Afghanistan: The president has outsourced decisions on future U.S. force levels in Afghanistan to Defense Secretary James Mattis. There is no evidence that Trump understands that however he defines winning in Afghanistan, it requires a political and economic strategy as well U.S. boots on the ground. It also requires a “whole-of-government” approach. Yet Tillerson has just dismantled the office in the State Department that could have put such an approach together, and Trump has proposed State Department budget cuts that will make it even more difficult. Clearly, State will not be at the cutting edge of developing the path forward in Afghanistan.

Climate Change: When he headed ExxonMobil, Tillerson said climate change was real, favored a carbon tax and supported the Paris accord on climate change. As secretary of State, he opposed the president’s decision to withdraw from the treaty. Clearly, he was out of step with a man who has said climate change is a hoax (or a plot by China) and made us, along with Nicaragua and Syria, one of only three countries that are not part of an agreement signed by 195 other nations.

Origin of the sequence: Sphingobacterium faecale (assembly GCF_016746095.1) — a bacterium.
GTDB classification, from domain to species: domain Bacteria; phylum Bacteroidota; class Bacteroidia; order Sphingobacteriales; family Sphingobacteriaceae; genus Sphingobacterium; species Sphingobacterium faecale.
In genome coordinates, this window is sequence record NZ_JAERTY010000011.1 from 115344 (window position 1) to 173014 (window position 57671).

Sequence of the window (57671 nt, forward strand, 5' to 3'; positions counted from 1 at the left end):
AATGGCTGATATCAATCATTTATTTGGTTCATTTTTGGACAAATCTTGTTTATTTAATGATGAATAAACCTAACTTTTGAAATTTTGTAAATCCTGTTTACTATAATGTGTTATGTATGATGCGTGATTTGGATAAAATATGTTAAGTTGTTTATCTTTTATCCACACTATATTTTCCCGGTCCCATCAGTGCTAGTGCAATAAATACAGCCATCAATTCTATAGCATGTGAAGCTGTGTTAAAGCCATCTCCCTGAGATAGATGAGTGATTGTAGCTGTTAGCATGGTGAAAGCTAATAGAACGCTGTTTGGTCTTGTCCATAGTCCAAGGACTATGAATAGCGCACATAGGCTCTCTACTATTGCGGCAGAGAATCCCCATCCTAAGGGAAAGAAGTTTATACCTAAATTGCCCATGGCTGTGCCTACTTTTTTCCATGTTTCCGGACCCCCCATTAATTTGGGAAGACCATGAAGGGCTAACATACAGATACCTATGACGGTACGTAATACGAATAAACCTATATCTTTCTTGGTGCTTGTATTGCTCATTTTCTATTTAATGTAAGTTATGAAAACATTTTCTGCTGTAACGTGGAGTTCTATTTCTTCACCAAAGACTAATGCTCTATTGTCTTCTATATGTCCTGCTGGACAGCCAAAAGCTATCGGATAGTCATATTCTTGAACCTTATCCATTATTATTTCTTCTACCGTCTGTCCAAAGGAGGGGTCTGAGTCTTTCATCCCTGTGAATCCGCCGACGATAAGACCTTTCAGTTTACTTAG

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Tillerson’s travails flow from many factors. He’s new to the ways of Washington and he’s the only secretary of State in the modern period without any government service. He also presides over a State Department that in recent years has seen its influence and power wane as the National Security Council, the intelligence agencies and thePentagon, now managing three wars in Iraq, Afghanistan and the war against jihadi terror, have gained influence and power at State’s expense.

Beyond that, Tillerson is dealing with a president who is comfortable with multiple sources of authority on foreign policy, makes policy in many cases without consulting experts and doesn’t show much interest in the substance of foreign policy. He hasn’t even bothered to create the impression that Tillerson is his go-to guy on the subject.

Without a reasonably close relationship with Trump and authority conferred by the White House, it matters little or not at all how talented the nation’s chief diplomat may be. He or she cannot succeed. Tillerson might decide at some point to have a make or break conversation with Trump about what issues he wants to own and make clear he needs the president to get out of his way. But the secretary strikes us as too risk-averse for that. More likely he’ll hang back, keep below the radar and wait for a crisis to exploit and allow him to shine — a moment, of course, that may never come.

Aaron David Miller, a vice president at the Woodrow Wilson International Center for Scholars and a former State Department adviser and Middle East negotiator, is the author of The End of Greatness: Why America Can’t Have (and Doesn’t Want) Another Great President. Richard Sokolsky, a senior fellow at the Carnegie Endowment for International Peace, served in the State Department for 37 years.